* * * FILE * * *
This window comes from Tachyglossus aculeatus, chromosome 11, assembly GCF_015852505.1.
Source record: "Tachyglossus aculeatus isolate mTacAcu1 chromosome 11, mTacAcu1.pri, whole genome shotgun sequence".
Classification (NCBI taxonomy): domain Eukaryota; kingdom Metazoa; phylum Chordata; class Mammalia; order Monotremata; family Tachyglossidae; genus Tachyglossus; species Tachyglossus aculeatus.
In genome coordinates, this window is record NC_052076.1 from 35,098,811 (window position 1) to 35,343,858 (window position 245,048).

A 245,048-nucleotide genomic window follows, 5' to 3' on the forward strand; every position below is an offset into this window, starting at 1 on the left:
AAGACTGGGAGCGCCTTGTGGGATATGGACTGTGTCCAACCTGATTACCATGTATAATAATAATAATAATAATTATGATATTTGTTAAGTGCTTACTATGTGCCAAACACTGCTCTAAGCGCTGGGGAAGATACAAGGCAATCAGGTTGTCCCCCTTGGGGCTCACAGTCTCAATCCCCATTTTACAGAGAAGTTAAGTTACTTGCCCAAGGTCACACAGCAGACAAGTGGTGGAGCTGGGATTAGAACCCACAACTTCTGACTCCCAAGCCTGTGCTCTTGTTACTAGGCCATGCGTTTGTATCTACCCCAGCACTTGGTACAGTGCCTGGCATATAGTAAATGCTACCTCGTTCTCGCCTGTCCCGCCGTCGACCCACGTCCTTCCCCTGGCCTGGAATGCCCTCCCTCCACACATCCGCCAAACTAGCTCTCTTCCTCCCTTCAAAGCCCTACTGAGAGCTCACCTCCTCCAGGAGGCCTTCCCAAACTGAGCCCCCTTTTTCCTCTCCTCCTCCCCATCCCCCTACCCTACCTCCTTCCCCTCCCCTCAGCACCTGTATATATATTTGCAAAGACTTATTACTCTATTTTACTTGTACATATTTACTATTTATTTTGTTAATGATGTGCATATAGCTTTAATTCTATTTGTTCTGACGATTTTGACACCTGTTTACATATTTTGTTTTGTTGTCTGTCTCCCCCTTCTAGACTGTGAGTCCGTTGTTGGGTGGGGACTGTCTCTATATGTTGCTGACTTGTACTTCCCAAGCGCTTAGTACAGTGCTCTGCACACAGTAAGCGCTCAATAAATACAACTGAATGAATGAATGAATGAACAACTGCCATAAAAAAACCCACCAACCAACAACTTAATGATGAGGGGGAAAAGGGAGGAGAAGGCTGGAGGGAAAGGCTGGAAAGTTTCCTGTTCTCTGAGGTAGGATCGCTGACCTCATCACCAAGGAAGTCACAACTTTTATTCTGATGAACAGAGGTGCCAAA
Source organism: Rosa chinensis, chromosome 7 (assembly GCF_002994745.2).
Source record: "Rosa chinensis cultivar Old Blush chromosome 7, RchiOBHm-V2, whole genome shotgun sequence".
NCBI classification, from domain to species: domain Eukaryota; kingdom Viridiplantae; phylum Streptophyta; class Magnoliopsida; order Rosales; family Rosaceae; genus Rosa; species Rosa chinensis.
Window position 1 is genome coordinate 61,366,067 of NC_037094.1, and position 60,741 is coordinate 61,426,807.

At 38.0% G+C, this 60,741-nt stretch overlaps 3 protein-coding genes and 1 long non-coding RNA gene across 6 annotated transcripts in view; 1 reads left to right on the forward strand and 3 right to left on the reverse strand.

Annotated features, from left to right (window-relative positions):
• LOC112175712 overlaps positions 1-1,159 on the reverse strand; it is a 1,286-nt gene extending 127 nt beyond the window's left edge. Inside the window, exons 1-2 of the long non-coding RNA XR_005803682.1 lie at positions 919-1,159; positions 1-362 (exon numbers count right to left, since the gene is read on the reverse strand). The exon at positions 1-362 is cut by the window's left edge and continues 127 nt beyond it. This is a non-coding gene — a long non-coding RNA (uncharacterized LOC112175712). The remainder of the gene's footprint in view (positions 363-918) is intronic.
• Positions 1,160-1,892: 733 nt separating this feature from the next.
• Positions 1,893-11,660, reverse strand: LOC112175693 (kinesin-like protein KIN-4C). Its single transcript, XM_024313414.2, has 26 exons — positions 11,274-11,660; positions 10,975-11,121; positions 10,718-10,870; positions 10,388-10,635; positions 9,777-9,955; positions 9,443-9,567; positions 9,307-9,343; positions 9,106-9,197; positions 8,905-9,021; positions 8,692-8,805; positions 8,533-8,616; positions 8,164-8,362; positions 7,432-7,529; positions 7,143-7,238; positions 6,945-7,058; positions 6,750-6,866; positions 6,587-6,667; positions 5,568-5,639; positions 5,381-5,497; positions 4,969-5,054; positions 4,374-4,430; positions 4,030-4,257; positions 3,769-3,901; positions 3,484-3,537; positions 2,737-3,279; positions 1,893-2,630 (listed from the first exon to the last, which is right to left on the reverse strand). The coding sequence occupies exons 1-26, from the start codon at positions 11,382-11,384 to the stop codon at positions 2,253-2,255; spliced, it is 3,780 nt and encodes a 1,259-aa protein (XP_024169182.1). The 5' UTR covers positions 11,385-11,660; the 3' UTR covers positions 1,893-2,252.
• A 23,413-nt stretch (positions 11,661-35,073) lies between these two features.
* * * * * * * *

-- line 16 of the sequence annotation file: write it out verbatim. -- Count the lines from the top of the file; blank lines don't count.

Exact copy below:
• A 23,413-nt stretch (positions 11,661-35,073) lies between these two features.